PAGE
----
I swipe apps closed and they still appear to be using memory. Then I use task kill, but I can immediately refresh and they're open again. So I goto manage apps and force stop. Once again if I click back and go back into the app setting it's open again! Why is this and how can I stop it? It's mostly system apps I don't want/need and I'm afraid to uninstall them and possibly wreck my phone. Already had too many problems fixing errors because of just that.
It seems you're not "getting" how Android manages the apps.
Note: do not use task killers! There's an extensive Q&A on this
When you launch the app, it appears in the foreground, note, I am not getting into developer specifics about life-cycle of apps themselves.
There are two scenarios:
- When you press back, depending on said app, it will either go into the background, Android will eventually reclaim the memory occupied by the app.
- A high priority app that appears, incoming calls is one prime example of this, Android will push the app behind, and bring forward the dialer screen where you can either lift the handset to engage or cancel the ringing.
To further embellish more:
- There is a background app, called a service that is running intermittently, perhaps, polling on checking a website, Google Play Services is a prime example of it, and if there's any app update, the service will trigger the package manager to download the update and proceed, in the background.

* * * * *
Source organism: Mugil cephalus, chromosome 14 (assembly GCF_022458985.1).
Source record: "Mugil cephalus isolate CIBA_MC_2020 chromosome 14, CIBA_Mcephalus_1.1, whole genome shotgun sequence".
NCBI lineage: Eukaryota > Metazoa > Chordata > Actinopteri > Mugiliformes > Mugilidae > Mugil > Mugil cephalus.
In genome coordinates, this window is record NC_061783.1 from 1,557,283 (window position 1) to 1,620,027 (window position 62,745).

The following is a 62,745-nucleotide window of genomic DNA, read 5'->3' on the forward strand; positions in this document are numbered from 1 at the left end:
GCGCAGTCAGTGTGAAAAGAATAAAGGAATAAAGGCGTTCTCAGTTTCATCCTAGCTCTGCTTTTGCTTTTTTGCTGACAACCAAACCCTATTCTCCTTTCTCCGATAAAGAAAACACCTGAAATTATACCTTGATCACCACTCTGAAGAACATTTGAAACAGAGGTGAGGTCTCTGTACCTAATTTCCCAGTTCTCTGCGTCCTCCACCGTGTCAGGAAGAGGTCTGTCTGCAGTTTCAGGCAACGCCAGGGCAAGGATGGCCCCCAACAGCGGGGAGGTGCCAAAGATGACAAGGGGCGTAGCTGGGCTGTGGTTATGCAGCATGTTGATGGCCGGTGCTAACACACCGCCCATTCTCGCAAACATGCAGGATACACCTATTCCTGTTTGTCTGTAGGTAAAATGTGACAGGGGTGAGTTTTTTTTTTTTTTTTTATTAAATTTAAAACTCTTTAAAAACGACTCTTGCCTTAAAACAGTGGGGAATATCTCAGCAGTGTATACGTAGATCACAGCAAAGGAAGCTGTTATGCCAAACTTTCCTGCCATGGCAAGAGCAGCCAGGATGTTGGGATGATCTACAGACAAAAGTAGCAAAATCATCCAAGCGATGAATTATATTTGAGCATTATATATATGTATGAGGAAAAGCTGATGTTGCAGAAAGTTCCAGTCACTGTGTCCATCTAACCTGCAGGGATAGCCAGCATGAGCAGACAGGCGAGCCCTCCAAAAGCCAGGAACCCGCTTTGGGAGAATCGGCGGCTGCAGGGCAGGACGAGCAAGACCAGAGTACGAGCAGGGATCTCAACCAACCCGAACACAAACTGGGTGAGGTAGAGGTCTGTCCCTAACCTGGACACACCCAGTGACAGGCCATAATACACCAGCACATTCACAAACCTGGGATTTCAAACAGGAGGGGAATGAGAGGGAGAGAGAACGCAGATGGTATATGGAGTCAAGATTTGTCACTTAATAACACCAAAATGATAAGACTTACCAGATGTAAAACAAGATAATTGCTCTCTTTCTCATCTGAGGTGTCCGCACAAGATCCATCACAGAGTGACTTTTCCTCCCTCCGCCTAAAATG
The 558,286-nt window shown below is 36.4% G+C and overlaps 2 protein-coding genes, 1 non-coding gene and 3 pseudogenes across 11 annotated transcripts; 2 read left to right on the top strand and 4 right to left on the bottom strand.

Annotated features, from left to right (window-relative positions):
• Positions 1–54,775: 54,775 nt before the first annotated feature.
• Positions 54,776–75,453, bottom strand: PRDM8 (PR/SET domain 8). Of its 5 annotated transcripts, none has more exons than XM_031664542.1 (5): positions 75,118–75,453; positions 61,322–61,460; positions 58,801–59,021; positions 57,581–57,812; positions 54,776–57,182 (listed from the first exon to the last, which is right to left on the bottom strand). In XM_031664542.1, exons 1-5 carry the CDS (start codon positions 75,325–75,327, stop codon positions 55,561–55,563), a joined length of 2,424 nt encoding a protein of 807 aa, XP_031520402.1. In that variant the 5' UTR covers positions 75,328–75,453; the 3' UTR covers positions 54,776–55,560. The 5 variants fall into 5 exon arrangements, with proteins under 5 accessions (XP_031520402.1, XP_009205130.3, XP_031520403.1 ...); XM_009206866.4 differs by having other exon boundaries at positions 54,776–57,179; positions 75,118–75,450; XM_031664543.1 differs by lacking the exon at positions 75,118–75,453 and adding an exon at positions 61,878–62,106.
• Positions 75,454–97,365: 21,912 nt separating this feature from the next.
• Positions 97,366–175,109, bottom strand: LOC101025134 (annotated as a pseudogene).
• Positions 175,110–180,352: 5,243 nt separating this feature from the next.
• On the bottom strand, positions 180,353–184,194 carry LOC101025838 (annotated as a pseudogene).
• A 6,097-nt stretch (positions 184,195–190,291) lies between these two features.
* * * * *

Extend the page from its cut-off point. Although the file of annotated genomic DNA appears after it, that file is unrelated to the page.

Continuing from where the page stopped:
That is primarily the reason why you should not force-stop an app, because, they may have a service running and killing that will only re-start the service which has a knock-on effect, more CPU cycles wasted in bringing up the service again, and therefore wasting yet more battery juice in the process.
Also, to force-stop an app can actually induce bad behaviour on the app itself, what if it's saving data or querying a backend content-provider, terminating it can lead to corruption or mis-behaviour. Again, this statement is only a brief example which is beyond scope of site, i.e. relating to developer in how to handle the situation in event of force-stop.
they still appear to be using memory
"appear" is the keyword, give it a few minutes, Android will run a sweep across the memory and reclaim it if apps are inactively running or not using in fact, that memory sweep is carried out on a regular basis very actively.
At the end of the day, Android does a pretty darn good job in reclaiming memory so should not interfere with that process.